May 31, 2017

Hillary Clinton thinks Greens are 'crazy'

Sam Smith - In an interview with New York Magazine, continuing her refusal to accept any responsibility for her 2016 loss, Hillary Clinton made reference to “the crazy third party people.”  It was just a passing comment but the fact that she made it so casually was quite revealing.

As one who helped  to found two third parties – the national Greens and the DC Statehood Party -  I can assure you that mental instability is far less in third parties than in the major political alternatives. For example, I have never met a Green as destructively narcissistic as either Clinton or Trump.   

Which is not to say third parties don’t have problems. One of them is that they can become such comfortable havens for people’s worthy beliefs that the pragmatism inherent in successful politics is often ignored.  Having been raised in a political family, having stuffed envelopes when I was 13 for a campaign to end 69 years of corrupt Republican rule in Philadelphia, having the FBI come to our house when I was a teenager to question my father about some Democrats whom he  had worked against,  it has never occurred to me to confuse politics with religion. It was a tool available to the virtuous but like a hammer contained no intrinsic virtue.

And thus my major difference with most Greens has nothing to do with sanity but with differing views of the practical. I have, from the start, opposed them running  a presidential candidate because it could only help the worst in big party politics. As I noted in the recent issue of Green Horizon:

Over the past twenty years. Greens have run for president in six races with results ranging from 0.1% to 2.74% for an average of 0.84%. Although Jill Stein got 1.3 million more votes in 2016 than David Cobb got in 2004, it still came to only 1.06% of the total vote count. The emphasis on presidential races was meant to help build the party. National registration is down about 21% since 2005. 

Strikingly, over half of our Greens are in two free thinking states: California and Maine.  Yet in Maine, the birthplace of American Greens, only about a third of registered party members voted this year for Jill Stein, the rest presumably choosing Clinton or staying home.
 Meanwhile, as Wikipedia notes; “From 1994 to 2006, the party’s gubernatorial nominees received between 6% and 10% of the vote.” Nothing close to that is happening these days. And in 2004 we had 224 Greens in office nationally. Now it’s down to around 138.”

There is a cure for this: fusion politics under which a candidate can appear on both a major party and a third party ballot. Unfortunately, as Wikipedia points out:

Electoral fusion was once widespread in the United States. In the late nineteenth century, however, as minor political parties such as the Populist Party became increasingly successful in using fusion, state legislatures enacted bans against it. One Republican Minnesota state legislator was clear about what his party was trying to do: "We don't propose to allow the Democrats to make allies of the Populists, Prohibitionists, or any other party, and get up combination tickets against us. We can whip them single-handed, but don't intend to fight all creation.” …. By 1907 the practice had been banned in 18 states; today, fusion as conventionally practiced remains legal in only eight states.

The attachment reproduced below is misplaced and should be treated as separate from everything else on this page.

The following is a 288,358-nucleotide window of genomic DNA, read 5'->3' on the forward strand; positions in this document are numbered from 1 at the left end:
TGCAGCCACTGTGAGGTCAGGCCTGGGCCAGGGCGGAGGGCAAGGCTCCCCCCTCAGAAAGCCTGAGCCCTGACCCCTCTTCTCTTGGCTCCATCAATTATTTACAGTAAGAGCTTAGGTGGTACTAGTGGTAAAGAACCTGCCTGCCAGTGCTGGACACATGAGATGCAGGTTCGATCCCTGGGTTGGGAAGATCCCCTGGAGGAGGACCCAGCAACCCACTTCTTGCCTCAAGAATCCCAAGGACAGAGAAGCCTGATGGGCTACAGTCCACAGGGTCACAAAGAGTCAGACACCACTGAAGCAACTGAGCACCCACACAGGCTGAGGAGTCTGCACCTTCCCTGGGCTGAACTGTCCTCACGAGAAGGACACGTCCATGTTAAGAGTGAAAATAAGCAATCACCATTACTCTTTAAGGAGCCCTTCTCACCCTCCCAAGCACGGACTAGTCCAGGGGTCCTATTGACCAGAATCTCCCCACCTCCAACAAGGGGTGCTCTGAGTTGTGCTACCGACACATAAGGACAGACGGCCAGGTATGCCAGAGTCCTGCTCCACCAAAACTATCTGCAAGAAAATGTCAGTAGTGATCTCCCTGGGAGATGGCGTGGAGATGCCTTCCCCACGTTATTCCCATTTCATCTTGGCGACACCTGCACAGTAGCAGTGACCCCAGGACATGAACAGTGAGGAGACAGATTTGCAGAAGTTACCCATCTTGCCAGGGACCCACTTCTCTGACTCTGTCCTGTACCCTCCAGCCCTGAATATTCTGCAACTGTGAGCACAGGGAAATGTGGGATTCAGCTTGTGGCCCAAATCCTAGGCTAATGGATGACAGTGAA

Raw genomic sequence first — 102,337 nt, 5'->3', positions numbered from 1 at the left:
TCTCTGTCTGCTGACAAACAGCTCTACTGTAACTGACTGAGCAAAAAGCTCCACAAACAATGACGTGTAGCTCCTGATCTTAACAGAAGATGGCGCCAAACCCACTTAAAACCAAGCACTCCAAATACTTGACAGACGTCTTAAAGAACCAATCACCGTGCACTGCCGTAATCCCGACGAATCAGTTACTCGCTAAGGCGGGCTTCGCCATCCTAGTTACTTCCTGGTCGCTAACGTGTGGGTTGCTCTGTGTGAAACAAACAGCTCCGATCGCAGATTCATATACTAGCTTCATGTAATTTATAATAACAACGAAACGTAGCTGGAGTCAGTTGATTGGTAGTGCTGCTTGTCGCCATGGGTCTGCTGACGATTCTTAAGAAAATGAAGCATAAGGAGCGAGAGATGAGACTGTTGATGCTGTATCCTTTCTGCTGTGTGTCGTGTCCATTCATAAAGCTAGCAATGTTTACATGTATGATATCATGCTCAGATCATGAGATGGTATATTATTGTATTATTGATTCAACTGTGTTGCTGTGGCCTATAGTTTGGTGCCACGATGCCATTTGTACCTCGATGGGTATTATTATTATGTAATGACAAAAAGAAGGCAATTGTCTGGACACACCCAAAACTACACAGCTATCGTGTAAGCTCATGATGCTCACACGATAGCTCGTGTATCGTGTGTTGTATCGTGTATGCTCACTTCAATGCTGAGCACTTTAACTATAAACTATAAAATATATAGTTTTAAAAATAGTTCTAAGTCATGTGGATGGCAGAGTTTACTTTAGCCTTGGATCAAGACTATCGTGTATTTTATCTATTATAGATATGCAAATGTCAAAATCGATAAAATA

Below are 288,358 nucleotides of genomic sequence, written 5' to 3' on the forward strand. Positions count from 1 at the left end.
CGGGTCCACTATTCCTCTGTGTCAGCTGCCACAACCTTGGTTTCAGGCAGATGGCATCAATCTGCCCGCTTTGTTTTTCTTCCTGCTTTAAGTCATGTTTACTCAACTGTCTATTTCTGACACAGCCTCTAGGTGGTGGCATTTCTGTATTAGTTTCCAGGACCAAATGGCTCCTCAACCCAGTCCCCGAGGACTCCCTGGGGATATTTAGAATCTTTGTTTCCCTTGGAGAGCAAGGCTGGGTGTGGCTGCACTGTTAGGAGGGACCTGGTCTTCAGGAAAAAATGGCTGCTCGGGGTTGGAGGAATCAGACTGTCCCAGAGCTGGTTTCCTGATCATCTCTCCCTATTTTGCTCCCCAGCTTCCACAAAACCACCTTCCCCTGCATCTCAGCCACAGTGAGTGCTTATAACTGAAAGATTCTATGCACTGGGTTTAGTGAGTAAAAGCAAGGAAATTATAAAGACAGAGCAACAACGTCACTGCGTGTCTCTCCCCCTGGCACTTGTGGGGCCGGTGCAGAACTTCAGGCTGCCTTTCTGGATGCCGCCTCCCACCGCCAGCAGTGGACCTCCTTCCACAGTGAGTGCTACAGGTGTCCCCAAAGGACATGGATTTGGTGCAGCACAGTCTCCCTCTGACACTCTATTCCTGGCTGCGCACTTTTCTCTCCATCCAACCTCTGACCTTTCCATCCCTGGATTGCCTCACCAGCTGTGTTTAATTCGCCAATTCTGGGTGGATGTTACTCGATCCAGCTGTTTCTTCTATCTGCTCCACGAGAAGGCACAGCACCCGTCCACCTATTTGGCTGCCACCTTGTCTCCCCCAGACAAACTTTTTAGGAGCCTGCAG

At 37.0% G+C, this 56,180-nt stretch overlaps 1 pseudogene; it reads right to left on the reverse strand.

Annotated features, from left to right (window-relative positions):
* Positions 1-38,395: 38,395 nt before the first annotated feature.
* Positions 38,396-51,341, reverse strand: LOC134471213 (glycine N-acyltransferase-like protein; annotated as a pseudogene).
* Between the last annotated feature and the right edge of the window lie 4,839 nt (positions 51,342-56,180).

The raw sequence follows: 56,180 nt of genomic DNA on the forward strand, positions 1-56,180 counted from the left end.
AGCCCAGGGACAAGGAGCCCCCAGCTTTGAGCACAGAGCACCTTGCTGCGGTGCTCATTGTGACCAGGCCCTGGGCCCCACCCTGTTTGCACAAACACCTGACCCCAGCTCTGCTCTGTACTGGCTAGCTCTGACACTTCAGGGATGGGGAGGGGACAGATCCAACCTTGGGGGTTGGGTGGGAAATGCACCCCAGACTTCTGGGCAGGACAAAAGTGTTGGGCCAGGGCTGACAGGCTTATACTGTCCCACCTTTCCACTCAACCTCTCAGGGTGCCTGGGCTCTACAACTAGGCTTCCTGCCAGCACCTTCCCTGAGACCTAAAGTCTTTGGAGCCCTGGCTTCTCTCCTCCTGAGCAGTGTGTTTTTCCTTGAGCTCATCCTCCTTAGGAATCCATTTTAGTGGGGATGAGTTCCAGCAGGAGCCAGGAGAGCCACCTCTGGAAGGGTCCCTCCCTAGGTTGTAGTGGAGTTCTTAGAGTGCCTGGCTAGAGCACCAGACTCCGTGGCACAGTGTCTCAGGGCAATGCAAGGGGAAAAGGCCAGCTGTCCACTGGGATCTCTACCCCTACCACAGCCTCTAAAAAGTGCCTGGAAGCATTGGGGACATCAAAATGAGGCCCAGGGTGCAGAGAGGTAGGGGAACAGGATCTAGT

But despite this, the Greens still have a way of influencing national elections better than they do today. They could decide to not run a presidential candidate and endorse a major party one instead. By holding off this decision until after the Democratic convention, they could in races like that of last year influence the decisions the Democrats make.

The best way to think about politics is to regard it as a battlefield and not as a religion. I voted for Hillary Clinton not because I in any regard liked or admired her but because fighting for the decent and the just would be easier on her battlefield than one in controlled, say, by a president who has done more damage in a third of a year than we have seen in decades.

It’s not a popular approach to politics these days but one that, over the long run, works.


Anonymous said...

And with my own experience with third party involvement the greatest impediment faced was that dealing with obstructive infiltration, individuals deliberately engaged in sabotaging organizational efforts. Greens have been particularly vulnerable to factions associated with Libertarian Anarchism. This was plainly evident during Nader's 2000 campaign, and has been encountered many times since. If anything, it has been the Green's failure to thoroughly vet individuals in ostensible leadership roles. The party tends to become preoccupied with the quantity of members versus the quality. This carries over into policy as it does the party little good to achieve ballot status only to offer up candidates not fully qualified. It is a topic of concern I've expressed, to little avail, with the organization, such as it is, in my own state.

Anonymous said...

You play right into the trap of Lesser of two evils with your ideas. The fact that, aside of Religion, and maybe gun's there's not much different between our ruling parties. Because they both take money from the same LOBBIEST! Until we can do something about Money in Politics, and the Electoral College, we are DOOMED to repeat our terrible choices in the next election.

Anonymous said...

Hillary is too busy blaming the Vast Right-Wing Russia conspiracy to pay attention to any third party. It's all about HERSTORY!!